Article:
Save Money in this Sunday's paper

comments

Doctor being sued by former NFL player dies

By Elisabeth Arriero, Steve Lyttle and Karen Garloch
earriero@charlotteobserver.com, slyttle@charlotteobserver.com, kgarloch@charlotteobserver.com

A Charlotte surgeon died early Monday outside his apartment, hours before he was expected in court for opening arguments of a civil case in which he was a defendant in a lawsuit by former NFL player Samari Rolle.

Charlotte surgeon Craig Brigham, who lived in the 4400 block of Mullens Ford Road in Charlotte, was found dead about 7 a.m. Monday.

Charlotte-Mecklenburg Police called it a “sudden/natural death investigation.”

“We are extremely sad to report that Dr. Craig Brigham passed away this morning from what appears to be causes related to an existing medical condition,” Blair Primis, a representative of OrthoCarolina where Brigham worked, said in a statement.

Brigham, 58, was facing a lawsuit, filed in 2011, that claimed he did not properly handle follow-up care after Rolle’s spinal fusion surgery in September 2008. Brigham and OrthoCarolina denied the claim, although they didn’t specify why in legal papers that they filed to answer the suit.

Rolle, a cornerback who played at Florida State University, was drafted by the Tennessee Oilers (now Titans) of the NFL and later played for the Baltimore Ravens.

He underwent surgery, performed by Brigham, on Sept. 30, 2008, to fuse the C3 and C4 vertebra, according to court papers. The lawsuit claims that Brigham gave Rolle permission to resume playing too soon.

Brigham’s wife, Joan, said the trial weighed heavily on him.

“It was a big stress on him,” she said “He had to take off and push all of his patients back.”

But she also said she was confident the case would have favored Brigham.

“He would have won this case hands down,” she said.

On Monday, the case was declared a mistrial. Another trial is expected to be rescheduled.

Kent Brown, who’s representing Rolle, declined to comment on the pending case.

Sara Lincoln of Lincoln Derr LLC in Charlotte represented Brigham in the case. She called it a “terrible tragedy, a terrible loss.”

Brigham was a surgeon at the Spine Center, part of OrthoCarolina, a large orthopedics practice based in Charlotte. He had specialized in spine surgery since 1988 and was also chief of spine education for the Carolinas Medical Center residency program.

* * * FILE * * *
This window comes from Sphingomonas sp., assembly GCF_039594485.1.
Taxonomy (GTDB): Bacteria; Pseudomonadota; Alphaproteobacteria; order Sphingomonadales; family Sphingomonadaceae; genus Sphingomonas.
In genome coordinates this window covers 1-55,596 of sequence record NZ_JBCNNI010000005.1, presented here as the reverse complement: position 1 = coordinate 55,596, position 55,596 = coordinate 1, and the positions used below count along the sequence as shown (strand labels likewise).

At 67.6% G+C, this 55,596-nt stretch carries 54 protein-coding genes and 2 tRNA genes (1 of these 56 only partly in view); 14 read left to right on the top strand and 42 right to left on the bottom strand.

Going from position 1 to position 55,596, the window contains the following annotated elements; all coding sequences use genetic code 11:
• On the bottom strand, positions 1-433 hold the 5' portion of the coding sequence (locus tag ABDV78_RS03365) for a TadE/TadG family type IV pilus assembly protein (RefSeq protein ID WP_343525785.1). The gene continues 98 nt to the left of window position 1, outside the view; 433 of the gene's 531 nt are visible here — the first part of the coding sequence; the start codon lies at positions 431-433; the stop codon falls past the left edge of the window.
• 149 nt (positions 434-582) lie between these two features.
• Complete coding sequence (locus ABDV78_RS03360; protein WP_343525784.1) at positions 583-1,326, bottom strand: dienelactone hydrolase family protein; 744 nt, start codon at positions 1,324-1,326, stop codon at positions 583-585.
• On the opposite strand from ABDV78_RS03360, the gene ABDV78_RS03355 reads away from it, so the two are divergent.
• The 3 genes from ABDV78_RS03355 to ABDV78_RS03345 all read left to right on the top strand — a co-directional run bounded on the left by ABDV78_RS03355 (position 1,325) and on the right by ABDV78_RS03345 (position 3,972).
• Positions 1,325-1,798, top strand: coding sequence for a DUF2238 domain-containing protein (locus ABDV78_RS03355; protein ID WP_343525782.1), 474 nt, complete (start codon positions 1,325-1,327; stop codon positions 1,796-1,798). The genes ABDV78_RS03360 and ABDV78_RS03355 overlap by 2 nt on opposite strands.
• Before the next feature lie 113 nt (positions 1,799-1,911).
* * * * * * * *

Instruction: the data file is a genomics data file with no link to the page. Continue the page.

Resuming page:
Last fall, he helped organize OrthoCarolina’s annual Oscar Miller Day symposium, named in honor of the late Dr. Oscar Miller, a longtime orthopedic surgeon in Charlotte.

Brigham went to medical school at Northwestern University in Chicago and completed a residency at Northwestern University McGaw Medical Center and a fellowship in orthopedic spine surgery at the State University of New York.

Brigham was also an accomplished decathlete, having held a high school decathlon record from 1972 to 2009.

He was training to compete for the 1980 Summer Olympics when the United States announced it would boycott the games because they were being held in Moscow.

Brigham had been in the news in recent weeks surrounding his assessment of an injury suffered by University of Georgia football player Jarvis Jones, who is expected to be a first-round selection in this week’s NFL draft.

Jones, an outside linebacker, suffered a neck injury, and one doctor diagnosed it as spinal stenosis (narrowing of the spine). According to published reports, spinal stenosis is a serious condition that might scare teams away from drafting Jones.

Brigham examined Jones and instead diagnosed the problem as a “spinal cord concussion” and says the Georgia player has recovered.

On Monday, Dr. Patrick Connor, the head team physician for the Carolina Panthers who worked with Brigham at OrthoCarolina, described him as a caring physician who had a “sensational sense of humor.”

“He was smart and talented and very personable,” Connor said. “He could really relate to anyone who walked through the doors. … This is a huge loss for the medical community.”

While grieving with friends and family at her mother’s Foxcroft home, 27-year-old Emily Brigham remembered her father as an “unbelievable doctor, a committed husband and an unbelievable father.”

“He believed the responsibility of doctors was to make sure their patients were empowered and educated about their health,” she said.

“He wanted to make sure they weren’t taken advantage of.”

(Editor’s note: An earlier version of this story included a description of the surgery by the plaintiff’s lawyer that was based on another news report but not attributed to that organization. The unattributed material has been removed.)

Staff Researcher Maria David contributed

Arriero: 704-804-2637; Twitter: @earriero
Hide Comments

This affects comments on all stories.

Cancel OK

The Charlotte Observer welcomes your comments on news of the day. The more voices engaged in conversation, the better for us all, but do keep it civil. Please refrain from profanity, obscenity, spam, name-calling or attacking others for their views.

Have a news tip? You can send it to a local news editor; email local@charlotteobserver.com to send us your tip - or - consider joining the Public Insight Network and become a source for The Charlotte Observer.

  Read more



Hide Comments

This affects comments on all stories.

Cancel OK

The Charlotte Observer welcomes your comments on news of the day. The more voices engaged in conversation, the better for us all, but do keep it civil. Please refrain from profanity, obscenity, spam, name-calling or attacking others for their views.

Have a news tip? You can send it to a local news editor; email local@charlotteobserver.com to send us your tip - or - consider joining the Public Insight Network and become a source for The Charlotte Observer.

  Read more


Quick Job Search
Salary Databases
Your 2 Cents
Share your opinion with our Partners
Learn More